John McGrath began his military career as a Sergeant in the Delta Rifles of the 4th Louisiana Regiment. We have several of his accounts posted at Louisiana Civil War documenting his role in the 4th Louisiana. McGrath also took the time to write the New Orleans Picayune and include a brief write up of his early days in 13th Louisiana. He actually focuses his attention on joining "Avegno's Zouaves" as a Lieutenant. The six companies of the Governor Guards' Battalion ("Avegno's Zouaves") combined with four independent companies to form the 13th Louisiana in September of 1861.
After waiting for months at Mandeville for the appearance of an officer to muster the battalion into the Confederate service, a proposition was made by the Adjutant General to the effect that, with four other companies ready for service, we form a full regiment of infantry, and the proposition was accepted. A few days after the camp was thrown into intense excitement by an order for the battalion to proceed to
Night falling as we got well under ways, as a means of pacification I suggested that the men sing songs of their native land, and soon a dozen voices were raised in as many languages, and the singing, interspersed with a few fights, continued until one after another the drunken soldiers fell asleep upon the deck, the only covering being the starry canopy of the heavens.
The four companies awaiting the Avegno Zouaves, or Governor's Guards, for the purpose of forming a regiment, were the Southern Celts, Captain Steve O'Leary (the famous ex-Chief of Police of New Orleans); the St. Mary Volunteers, Captain James Murphy; Norton Guards, Captain George Norton, and Crescent Rifles, Captain W. A. Metcalf.
Randall Lee Gibson, a captain of the First Louisiana Regular Artillery, was First Colonel. Aristide Gerard and Anatole Avegno Lieutenant Colonel and Major of the battalion, were given corresponding rank in the new organization. Lieutenant King, who had resigned a commission in the United States Army and cast his lot with the South, was appointed Adjutant. With these field officers and ten companies complete was formed a regiment with the unlucky number, the Thirteenth.
Tents pitched, drilling became the order of the day, and what some of our military college-bred officers did not know, but thought they knew, of tactics and company evolutions would fill more sheets of paper than I can well afford, and in strict deference to truth, I must say that the military knowledge of our Colonel was infinitesimal. Lieutenant-Colonel Gerard and Adjutant King were adepts in military science, and had been well and thoroughly trained, the former in the French army, and this, together with the fact that many of the company officers of the 13th Regiment had received initial training in the earlier-formed regiments, in which they had entered the service as privates, furnished a fairly good starting point.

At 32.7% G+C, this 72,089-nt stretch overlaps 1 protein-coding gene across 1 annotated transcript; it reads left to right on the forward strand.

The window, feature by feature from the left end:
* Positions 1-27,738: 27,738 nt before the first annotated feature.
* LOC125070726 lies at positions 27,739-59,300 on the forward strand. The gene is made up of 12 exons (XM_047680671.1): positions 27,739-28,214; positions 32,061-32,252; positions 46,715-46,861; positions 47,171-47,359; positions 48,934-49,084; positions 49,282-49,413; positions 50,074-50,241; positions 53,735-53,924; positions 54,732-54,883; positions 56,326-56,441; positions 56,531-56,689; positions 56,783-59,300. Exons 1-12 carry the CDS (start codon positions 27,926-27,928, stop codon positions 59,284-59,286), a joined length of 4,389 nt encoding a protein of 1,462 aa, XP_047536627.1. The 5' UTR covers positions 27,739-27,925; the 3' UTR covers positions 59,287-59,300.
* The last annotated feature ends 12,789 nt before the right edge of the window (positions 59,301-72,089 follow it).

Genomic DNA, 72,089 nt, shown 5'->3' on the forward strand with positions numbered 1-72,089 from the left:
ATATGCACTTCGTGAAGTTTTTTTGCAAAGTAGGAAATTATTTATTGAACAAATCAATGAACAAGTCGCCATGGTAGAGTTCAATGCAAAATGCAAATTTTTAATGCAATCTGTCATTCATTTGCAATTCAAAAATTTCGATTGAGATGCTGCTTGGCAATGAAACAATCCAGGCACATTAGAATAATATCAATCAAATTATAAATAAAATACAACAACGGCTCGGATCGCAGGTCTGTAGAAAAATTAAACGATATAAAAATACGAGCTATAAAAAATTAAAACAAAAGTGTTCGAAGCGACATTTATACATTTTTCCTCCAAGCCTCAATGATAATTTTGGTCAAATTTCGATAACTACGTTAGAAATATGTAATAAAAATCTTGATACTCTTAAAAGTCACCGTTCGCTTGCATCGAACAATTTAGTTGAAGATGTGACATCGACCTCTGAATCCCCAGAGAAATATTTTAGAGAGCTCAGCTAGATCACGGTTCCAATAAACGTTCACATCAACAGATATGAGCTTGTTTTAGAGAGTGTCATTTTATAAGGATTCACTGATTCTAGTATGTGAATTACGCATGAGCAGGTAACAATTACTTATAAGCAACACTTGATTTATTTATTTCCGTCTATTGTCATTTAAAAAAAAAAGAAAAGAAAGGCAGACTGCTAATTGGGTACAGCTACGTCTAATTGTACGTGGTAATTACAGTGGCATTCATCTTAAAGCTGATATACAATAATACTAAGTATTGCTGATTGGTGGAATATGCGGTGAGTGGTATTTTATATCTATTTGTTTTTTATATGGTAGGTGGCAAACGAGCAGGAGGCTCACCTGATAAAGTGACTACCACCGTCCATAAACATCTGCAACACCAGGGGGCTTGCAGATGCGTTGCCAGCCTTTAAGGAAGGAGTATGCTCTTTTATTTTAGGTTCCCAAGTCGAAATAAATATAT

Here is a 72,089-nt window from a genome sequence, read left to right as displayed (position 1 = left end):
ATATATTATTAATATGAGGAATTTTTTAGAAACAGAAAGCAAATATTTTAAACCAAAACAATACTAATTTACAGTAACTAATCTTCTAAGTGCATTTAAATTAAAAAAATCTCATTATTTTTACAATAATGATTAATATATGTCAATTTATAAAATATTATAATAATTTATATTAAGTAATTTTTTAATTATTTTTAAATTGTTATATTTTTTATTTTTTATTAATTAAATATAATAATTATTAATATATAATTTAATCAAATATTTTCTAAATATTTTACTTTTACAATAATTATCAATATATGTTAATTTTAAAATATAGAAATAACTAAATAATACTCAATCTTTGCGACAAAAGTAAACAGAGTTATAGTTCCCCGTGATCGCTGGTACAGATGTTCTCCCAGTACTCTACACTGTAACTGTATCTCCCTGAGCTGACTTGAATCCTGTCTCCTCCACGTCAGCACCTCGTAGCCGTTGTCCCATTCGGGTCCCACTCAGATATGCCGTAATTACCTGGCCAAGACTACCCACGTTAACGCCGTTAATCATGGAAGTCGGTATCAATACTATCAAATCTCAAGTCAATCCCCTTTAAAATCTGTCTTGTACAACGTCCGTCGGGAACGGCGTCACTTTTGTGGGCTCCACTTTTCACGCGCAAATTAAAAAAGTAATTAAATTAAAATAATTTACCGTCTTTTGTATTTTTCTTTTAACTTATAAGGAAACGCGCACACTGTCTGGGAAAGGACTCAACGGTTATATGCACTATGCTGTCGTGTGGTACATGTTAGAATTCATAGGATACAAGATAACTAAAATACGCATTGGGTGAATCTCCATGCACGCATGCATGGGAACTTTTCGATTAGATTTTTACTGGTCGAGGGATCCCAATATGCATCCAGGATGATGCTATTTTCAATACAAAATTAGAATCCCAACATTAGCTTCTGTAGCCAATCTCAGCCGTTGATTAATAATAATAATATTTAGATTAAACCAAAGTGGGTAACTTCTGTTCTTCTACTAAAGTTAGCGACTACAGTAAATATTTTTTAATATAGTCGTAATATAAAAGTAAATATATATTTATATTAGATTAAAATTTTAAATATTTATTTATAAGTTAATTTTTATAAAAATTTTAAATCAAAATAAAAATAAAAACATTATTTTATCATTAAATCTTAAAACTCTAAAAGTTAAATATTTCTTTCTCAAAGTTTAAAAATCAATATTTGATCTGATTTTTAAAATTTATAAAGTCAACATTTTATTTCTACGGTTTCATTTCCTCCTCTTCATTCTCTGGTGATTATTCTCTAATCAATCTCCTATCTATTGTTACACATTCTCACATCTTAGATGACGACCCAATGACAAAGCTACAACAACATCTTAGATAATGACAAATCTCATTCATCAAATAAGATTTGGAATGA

Colonel Gibson, an exceedingly bright man, soon mastered tactics, and was never after at a loss in handling regiment or brigade. There were, however, company officers who firmly believed they possessed a knowledge of tactics equal to General Hardee, but who really ranked along with the Georgia captain, who, finding his company face to face with a rail fence which he wished to cross, gave the command: ‘Scatter, fellows, and cluster up on the other side.’ Yet the day came when General Hardee, at the close of a competitive drill at
Young men bearing such names as Norton, Cammack, Labouisse, Lallande, Luzenberg, Crouch, and many other of the best families of
One in particular, I remember, was so bloodthirsty that he fairly foamed at the mouth whenever Yankees were mentioned, and yet he let the regiment proceed to bloody fields without accompanying it, and I often thought that the war might have terminated differently had this indignation and anger been of a more enduring nature. Instead of remaining at home, after Yankee occupation, calmly transacting mercantile business, if the three or four individuals who quit the regiment at
Drilling and guard mounting became extremely irksome and monotonous, and if it had not been for our little games of poker and frequent trip to the sutler's store to indulge in convivial fellowship, it would have been almost unendurable. Wines and liquors were sold at the canteen to officers without regard to quantity, and to the enlisted men upon presentation of a written order signed by a company officer. Don't be shocked, gentle readers, when I say that many officers and the men that could do so, became liberal patrons of the deadfall, for I boldly assert that the average soldier, whether wearing the shoulder straps of an officer or the plain, unadorned jacket of a private, will indulge, to a greater or less extent, in ardent spirits when it is to be had, and it is generally to be had. Liquor was as easily procurable in the Thirteenth Louisiana as in any prohibition town you ever struck, and the latter is an easy proposition.
True, there were some who did not indulge, nor did I ever see an officer intoxicated at Camp Moore, but the whiskey was there to be sold, and was sold in vast quantities. The enlisted men secured the signatures of captains when they could do so, but to save time and chances of being met by a refusal most frequently forged the names of their officers. They were lively chaps, those soldiers of ours, to whom forgery of an officer's name to a pass or to a whiskey order was a small matter—a good joke. It was said parties high in authority  had an interest in the sutler's store, and for that reason signatures were not too closely scrutinized. This may not have been true; but that a wonderful number of men purchased liquor on forged orders is a fact.